Objective: Adolescent-onset psychosis has traditionally been characterized as a more severe form of psychosis with a poorer prognosis. However, it is still unclear if patients with an adolescent-onset have worse symptom remission outcomes. Symptom remission is the principal clinical outcome known to predict quality of life and social functioning in the long term. The goal of this study is to clarify the influence of age of onset of psychosis on symptom remission in a sample of first-episode psychosis patients.
Method: A total of 246 first-episode psychosis patients were recruited from a specialized early intervention program serving a defined epidemiological catchment area. Age of onset of psychosis (adolescence vs. adulthood) was used as the main predictor, and duration of untreated psychosis (DUP), baseline symptoms, baseline functioning, substance abuse diagnosis, medication adherence and gender were used as covariates in hierarchical regression models predicting the following positive and negative symptom remission outcomes: maximum continuous months in remission and early remission (i.e., occurring in the first three months of follow-up).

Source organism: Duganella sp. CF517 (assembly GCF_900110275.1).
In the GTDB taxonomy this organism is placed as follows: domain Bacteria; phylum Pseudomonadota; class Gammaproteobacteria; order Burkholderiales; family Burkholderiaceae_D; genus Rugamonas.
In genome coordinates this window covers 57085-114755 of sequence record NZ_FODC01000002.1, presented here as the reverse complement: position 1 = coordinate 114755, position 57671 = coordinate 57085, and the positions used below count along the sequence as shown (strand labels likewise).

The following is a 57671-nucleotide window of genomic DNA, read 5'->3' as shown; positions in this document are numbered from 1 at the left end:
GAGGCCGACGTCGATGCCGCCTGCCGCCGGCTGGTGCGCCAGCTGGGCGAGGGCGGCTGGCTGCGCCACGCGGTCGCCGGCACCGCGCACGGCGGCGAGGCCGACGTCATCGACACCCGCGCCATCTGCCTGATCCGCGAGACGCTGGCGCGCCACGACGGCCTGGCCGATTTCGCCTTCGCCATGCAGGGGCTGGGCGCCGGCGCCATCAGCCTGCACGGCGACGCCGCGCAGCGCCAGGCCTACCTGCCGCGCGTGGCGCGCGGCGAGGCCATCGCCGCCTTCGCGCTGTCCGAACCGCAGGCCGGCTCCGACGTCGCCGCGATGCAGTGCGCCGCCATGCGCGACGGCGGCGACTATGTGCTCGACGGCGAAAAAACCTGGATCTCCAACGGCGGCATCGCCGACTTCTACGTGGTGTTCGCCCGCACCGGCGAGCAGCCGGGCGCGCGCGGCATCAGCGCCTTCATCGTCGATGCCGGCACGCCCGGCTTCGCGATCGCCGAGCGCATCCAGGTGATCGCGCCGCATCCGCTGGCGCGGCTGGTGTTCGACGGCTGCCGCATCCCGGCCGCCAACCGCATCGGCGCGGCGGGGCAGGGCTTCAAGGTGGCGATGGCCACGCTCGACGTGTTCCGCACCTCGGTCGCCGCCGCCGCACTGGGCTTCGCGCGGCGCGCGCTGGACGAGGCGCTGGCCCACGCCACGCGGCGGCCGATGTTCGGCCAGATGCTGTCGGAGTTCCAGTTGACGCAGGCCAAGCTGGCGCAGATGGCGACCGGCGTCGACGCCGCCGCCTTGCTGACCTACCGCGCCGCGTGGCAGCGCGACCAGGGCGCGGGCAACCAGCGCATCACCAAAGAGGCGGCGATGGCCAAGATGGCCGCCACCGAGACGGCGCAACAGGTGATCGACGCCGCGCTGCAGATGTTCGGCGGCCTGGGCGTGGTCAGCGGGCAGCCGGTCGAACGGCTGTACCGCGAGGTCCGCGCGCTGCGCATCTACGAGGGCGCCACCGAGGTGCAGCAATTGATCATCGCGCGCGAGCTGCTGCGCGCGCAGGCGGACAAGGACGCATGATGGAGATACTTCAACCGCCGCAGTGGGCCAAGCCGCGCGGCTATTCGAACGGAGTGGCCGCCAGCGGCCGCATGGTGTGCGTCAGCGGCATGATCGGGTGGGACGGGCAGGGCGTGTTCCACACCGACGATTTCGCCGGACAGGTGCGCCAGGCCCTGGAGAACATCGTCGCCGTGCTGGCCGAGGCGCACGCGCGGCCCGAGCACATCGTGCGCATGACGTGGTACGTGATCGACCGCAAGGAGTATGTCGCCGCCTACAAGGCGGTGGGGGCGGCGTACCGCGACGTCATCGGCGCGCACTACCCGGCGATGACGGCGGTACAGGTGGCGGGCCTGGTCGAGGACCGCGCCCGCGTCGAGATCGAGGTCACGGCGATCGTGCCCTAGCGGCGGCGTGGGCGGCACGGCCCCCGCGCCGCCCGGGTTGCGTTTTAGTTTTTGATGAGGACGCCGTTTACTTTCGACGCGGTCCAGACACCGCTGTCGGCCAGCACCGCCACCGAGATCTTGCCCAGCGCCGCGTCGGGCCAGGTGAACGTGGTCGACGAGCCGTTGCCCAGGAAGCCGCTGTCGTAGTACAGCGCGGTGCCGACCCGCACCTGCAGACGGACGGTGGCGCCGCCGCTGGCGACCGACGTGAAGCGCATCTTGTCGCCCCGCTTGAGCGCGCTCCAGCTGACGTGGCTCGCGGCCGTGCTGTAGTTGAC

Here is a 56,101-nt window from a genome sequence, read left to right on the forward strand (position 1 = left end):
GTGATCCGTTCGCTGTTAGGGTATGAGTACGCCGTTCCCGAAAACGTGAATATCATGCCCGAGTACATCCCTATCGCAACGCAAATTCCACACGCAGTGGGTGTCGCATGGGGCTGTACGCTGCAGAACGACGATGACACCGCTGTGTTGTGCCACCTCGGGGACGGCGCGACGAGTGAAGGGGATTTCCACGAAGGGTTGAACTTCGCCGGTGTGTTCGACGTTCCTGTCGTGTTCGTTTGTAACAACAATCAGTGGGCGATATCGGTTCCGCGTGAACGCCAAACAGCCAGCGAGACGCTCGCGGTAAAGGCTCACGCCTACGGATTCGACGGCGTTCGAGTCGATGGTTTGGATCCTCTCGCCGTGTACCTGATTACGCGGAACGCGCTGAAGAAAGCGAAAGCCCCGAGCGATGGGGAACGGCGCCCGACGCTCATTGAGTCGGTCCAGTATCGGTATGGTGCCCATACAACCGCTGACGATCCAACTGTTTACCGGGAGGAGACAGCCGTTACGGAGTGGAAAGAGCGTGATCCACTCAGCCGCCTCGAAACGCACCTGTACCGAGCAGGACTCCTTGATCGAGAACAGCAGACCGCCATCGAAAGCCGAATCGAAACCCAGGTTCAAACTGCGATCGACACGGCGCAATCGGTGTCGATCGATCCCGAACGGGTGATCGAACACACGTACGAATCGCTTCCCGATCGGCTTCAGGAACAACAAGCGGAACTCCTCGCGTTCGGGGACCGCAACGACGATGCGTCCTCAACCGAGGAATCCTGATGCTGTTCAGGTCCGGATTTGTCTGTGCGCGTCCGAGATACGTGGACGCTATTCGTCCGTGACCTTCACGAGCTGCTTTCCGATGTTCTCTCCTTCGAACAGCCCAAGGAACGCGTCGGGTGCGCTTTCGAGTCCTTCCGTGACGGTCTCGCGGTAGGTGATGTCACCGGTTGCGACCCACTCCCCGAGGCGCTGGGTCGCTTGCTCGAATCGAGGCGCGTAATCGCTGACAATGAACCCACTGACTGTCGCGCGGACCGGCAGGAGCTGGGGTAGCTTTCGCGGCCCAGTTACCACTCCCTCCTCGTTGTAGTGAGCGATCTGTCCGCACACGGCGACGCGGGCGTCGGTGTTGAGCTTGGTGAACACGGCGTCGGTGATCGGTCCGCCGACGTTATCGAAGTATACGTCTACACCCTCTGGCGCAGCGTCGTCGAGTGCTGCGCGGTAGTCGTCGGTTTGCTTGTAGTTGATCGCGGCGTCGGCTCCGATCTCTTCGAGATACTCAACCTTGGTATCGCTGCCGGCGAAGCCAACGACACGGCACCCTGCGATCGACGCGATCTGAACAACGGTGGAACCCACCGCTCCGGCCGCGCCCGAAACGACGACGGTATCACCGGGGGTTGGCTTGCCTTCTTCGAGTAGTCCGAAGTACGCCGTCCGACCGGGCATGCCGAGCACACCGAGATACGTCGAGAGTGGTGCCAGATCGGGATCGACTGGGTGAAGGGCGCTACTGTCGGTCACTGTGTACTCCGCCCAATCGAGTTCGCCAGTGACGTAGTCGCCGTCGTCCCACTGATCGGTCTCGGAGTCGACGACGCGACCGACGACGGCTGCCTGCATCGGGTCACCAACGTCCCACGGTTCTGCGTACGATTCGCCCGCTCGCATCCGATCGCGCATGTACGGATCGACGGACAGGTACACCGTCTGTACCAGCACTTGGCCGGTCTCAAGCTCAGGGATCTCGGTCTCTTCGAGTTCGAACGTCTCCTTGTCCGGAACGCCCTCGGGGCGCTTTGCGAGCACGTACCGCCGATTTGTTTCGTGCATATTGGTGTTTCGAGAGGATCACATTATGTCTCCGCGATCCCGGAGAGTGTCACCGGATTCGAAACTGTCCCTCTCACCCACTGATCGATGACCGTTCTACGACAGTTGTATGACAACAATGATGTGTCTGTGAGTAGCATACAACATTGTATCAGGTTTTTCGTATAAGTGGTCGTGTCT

Results: After controlling for other variables, onset of psychosis in adulthood and shorter DUP predicted early remission of positive symptoms. This effect was stronger in patients with a diagnosis of a schizophrenia-spectrum disorder. Remission of negative symptoms did not depend on age of onset, and was only predicted by baseline negative symptoms.
Conclusion: Patients with onset of psychosis during adulthood are more likely to achieve early positive symptom remission than those with adolescent onset. This effect might be stronger in patients with a diagnosis of a schizophrenia-spectrum disorder.
Keywords: Adolescence; Age at onset; First-episode-psychosis; Multivariable regression; Symptom remission.
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